Nicholas Longenbaugh and Maria Polinsky
This chapter summarizes major results in the domain of experimental approaches to ergativity, focusing on three major topics. First, it discusses studies that explore the competition between accusative and ergative alignment, where researchers have attempted to derive the typological preference for accusative alignment from processing- and learnability based constraints. Next, it examines studies concerning the interrelated issues of long-distance dependencies and agreement. The unique dissociation of case and argument-hood in ergative languages has afforded researchers new means of testing conclusions regarding the privileged grammatical status of subject, the relative import and function of case and agreement in the grammar, and the origins of constraints on extraction in ergative languages and beyond. Given that linguists have only recently begun to conduct experimental research on ergative languages, we conclude by suggesting areas for future research where ergativity might provide genuine insights rather than just replicate existing studies of accusative languages.
In the contemporary world of second language teaching, most professionals largely take it for granted that language instruction is naturally divided into discrete skill sets, typically reflecting speaking, listening, reading, and writing, and usually arranged in this order. Based on the principles of Bloomfieldian linguistic analyses, the structural division of language teaching in the four skill areas has the learning objective of imitating the native speaker. The continual separation of the four skills lies at the core of research and testing in speaking, listening, reading, and writing. Some current approaches to teaching language, however, strive to integrate the four skills in pedagogy whenever possible. This article begins with a brief look at the historic and methodological reasons for the continual separation of the four skills in teaching. Then it addresses the highly idiosyncratic and limited designs of major English language tests and concludes with an overview of the pedagogical and methodological currents in integrated language instruction.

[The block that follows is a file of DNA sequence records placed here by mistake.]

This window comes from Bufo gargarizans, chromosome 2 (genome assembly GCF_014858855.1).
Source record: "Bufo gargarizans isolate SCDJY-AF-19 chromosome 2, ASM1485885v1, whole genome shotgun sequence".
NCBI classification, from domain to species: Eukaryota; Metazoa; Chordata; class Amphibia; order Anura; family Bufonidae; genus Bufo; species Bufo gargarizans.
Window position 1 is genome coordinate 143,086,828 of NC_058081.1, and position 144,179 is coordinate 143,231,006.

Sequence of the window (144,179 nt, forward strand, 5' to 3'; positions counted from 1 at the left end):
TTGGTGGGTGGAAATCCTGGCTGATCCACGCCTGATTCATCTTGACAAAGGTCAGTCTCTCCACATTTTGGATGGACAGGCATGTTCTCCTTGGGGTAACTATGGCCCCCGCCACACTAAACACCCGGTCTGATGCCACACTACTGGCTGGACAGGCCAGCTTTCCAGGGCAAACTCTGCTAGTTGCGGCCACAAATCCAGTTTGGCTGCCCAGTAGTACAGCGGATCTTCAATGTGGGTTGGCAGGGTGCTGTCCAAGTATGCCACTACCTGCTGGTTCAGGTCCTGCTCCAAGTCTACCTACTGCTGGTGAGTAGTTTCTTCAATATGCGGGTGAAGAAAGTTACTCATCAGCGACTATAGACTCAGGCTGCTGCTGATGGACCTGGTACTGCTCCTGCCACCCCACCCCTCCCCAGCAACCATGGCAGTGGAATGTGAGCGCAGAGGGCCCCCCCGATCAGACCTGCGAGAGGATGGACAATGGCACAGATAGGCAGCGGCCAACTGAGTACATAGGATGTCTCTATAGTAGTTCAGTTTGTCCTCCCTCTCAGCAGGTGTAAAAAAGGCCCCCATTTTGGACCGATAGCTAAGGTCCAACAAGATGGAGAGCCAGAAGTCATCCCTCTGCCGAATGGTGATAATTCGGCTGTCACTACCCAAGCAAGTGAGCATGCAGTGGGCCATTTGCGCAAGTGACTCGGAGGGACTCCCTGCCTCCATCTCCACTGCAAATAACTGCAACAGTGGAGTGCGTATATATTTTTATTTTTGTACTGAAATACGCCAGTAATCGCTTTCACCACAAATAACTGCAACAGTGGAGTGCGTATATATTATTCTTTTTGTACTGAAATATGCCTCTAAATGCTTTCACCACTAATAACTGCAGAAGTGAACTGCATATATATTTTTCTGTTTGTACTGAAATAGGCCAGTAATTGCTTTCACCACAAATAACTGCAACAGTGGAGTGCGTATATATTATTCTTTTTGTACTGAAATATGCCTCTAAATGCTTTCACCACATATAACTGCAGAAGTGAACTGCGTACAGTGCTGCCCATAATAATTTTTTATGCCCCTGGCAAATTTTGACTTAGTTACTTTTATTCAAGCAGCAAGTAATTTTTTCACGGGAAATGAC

Douglas Biber, Randi Reppen, and Eric Friginal
Corpus linguistics is a research approach that has developed over the past few decades to support empirical investigations of language variation and use, resulting in research findings that are have much greater generalizability and validity than would otherwise be feasible. Corpus linguistics is not in itself a model of language. Rather, it can be regarded as primarily a methodological approach; it is empirical, analyzing the actual patterns of use in natural texts. It utilizes a large and principled collection of natural texts, known as a corpus, as the basis for analysis. At the same time, corpus linguistics is more than a methodological approach, because these methodological innovations have enabled researchers to ask fundamentally different kinds of research questions, sometimes resulting in radically different perspectives on language variation and use from those taken in previous research. Corpus linguistic research offers strong support for the view that language variation is systematic and can be described using empirical, quantitative methods.
A ‘Second Occurrence Focus’ (SOF) is the semantic focus of a focus sensitive operator (like only) which is contextually given. SOF has been claimed to be phonologically unmarked, which poses a problem for association with focus theories assuming a direct relation between focus and pitch accent. This chapter discusses the main semantic-pragmatic accounts of the SOF challenge but also empirical investigations which found that SOF actually is marked by secondary (i.e. non-nuclear) prosodic prominence, providing evidence in favour of association with focus theories. A similar prosodic pattern could be found in semantically and prosodically comparable structures such as cases of implicational bridging. Finally, an outlook on a possible unified approach of the phonological representation of second occurrence expressions is presented which is based on metrical stress.
This chapter describes some of the challenges that learners face when they wish to build a sizeable vocabulary in a second language and discusses proposals for helping learners meet those challenges. These proposals include (a) prioritizing high-utility words in vocabulary instruction, (b) manipulating texts so as to draw learners’ attention to selected target words, (c) equipping learners with strategies that support learner autonomy, and (d) exploiting validated memorization techniques. A recurring theme is the risk that learners run of being confused about the meaning and/or form of new words due to interference from look alikes, such as deceptive cognates in their mother tongue.